Professor Halina Rubinsztein-Dunlop
Professor Halina Rubinsztein-Dunlop is Director of the Quantum Science Laboratory at the University of Queensland. She is also a program manager of one of the scientific programs of the Australian Research Council Centre of Excellence for Engineered Quantum Systems. She was Head of School from 2006-2013 and had previously served as Head of Physics.
Halina Rubinsztein-Dunlop obtained her PhD degree from the University of Gothenburg and Chalmers University of Technology in Sweden. She also holds a Docent Degree from the same University. Halina moved to The University of Queensland in 1989 where she established a large research team actively involved in several areas of laser science. Her research interests are in laser physics, laser micromanipulation, atom optics, quantum science, linear and nonlinear high resolution laser spectroscopy, and nano-optics. She is well known as one of the originators of laser enhanced ionization spectroscopy, and for her work in laser micromanipulation and atom optics.
She has over 200 publications in international peer refereed journals as well as books and other media. She delivers frequent lectures to scientific organizations and societies worldwide. She is regularly interviewed by the mainstream media and has made many television and radio appearances.
She is a member of the Scientific Advisory Board of NTT Basic Research Laboratories, Japan, a member of the Editorial Boards of IOP Journal of Optics, Journal of Biophotonics, and a Member of the Advisory Board of Laser Beckmann Institute. She was the AIP 2003 Women in Physics Lecturer. She is a Fellow of SPIE and OSA.
|EQuS - Quantum Emulation with Neutral Atoms - Experiment||
"And therefore, the problem is, how can we simulate the quantum mechanics?...We can give up on our rule about what the computer was, we can say: Let the computer itself be built of quantum mechanical elements which obey quantum mechanical laws. ...
|superCARS: Super-resolved Coherent Anti-Stokes Raman Scattering Microscopy||
Our project in SMP is to improve the resolution of widefield CARS microscopy by using structured illumination on the input laser beams. In structured illumination methods, used with...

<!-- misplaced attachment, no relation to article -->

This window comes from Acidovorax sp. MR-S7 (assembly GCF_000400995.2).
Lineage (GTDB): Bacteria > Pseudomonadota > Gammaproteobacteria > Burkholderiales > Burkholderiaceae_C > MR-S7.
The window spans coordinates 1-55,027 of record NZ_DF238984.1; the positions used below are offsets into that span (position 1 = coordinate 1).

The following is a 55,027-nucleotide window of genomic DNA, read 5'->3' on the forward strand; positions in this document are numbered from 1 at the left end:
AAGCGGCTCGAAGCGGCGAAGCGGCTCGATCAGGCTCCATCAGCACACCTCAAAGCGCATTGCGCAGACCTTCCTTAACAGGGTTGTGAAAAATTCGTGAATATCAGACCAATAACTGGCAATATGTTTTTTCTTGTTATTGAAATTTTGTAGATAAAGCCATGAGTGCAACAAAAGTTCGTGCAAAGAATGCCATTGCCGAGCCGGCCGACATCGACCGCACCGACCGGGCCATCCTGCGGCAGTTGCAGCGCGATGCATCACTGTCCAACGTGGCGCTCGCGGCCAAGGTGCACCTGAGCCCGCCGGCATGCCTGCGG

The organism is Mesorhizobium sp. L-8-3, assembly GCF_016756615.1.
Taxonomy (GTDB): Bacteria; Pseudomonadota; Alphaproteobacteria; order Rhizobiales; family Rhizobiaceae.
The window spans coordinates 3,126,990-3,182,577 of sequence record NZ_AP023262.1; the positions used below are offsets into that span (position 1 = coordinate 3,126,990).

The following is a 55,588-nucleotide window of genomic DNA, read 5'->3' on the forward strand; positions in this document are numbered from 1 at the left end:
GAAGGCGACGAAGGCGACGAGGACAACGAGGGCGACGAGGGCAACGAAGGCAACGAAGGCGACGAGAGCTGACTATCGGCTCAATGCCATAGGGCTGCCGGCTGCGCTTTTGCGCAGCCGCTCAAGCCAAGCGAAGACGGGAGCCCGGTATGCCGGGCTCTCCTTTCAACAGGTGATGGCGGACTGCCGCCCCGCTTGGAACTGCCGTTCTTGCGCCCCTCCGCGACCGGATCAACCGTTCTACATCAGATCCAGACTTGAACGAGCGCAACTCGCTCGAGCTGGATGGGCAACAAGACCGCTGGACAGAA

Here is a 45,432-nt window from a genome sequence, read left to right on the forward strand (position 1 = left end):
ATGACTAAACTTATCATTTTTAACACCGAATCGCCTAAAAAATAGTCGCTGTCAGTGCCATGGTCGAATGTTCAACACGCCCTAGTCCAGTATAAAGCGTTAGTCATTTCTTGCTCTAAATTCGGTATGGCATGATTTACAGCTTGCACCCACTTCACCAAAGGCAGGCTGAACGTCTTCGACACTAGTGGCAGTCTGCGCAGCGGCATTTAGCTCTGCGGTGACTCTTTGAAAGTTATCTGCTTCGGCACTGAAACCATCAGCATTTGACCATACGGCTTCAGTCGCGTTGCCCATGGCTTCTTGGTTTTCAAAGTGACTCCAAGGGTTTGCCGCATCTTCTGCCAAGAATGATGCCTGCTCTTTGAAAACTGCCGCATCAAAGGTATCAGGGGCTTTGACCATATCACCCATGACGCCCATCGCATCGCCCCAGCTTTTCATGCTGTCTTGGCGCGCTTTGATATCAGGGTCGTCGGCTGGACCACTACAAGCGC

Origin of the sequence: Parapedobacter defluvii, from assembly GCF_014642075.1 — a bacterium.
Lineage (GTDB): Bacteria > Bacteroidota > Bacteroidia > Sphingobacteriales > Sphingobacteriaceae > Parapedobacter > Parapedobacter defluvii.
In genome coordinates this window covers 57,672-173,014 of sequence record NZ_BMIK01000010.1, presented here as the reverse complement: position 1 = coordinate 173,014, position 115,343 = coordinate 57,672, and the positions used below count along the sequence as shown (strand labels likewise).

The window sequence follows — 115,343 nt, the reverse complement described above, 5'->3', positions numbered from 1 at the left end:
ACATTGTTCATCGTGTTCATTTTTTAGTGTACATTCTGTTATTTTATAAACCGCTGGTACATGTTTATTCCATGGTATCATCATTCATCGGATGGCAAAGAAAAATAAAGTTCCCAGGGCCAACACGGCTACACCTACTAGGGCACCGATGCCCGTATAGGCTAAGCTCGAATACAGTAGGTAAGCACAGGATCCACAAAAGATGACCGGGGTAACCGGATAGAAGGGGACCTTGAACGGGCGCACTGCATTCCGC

|Optical properties of nanomicro-structured materials||
A composite structure made from scatterers embedded in a medium can have useful bulk optical properties. The case where the incident light exerts force or torque on the scatterers is of particular interest and will be investigated.
|Optical deformation of soft particles||
While optical tweezers are typically used to trap or move microscopic particles or measure piconewton forces they can also be used to measure the mechanical properties of soft particles that can be deformed by the optical forces acting on them. One example is the so-called optical stretcher but...
|Computational modelling of in vivo optical imaging in epithelial tissue||
In vivo optical imaging of biological tissue can provide valuable diagnostic information such as the detection of physiological or morphological changes over time. However biological tissue is a strongly scattering medium which limits the depth to which imaging is possible and reduces contrast...
|Microrheology with Brownian Motion||
Measurement of the Brownian motion of particles moving freely or held in an optical trap can provide information on the viscoelastic properties of the surrounding medium on a microscopic scale. This project aims to use both conventional Brownian motion and also the random rotational motion of...
|Microrheology of eye fluids||
The ability to exert and measure forces and torques on microscopic objects offers the possibility to measure the rheological properties of tiny samples of fluids. One application with the potential to bring great social benefit is the measurement of the characteristics of natural eye fluids and...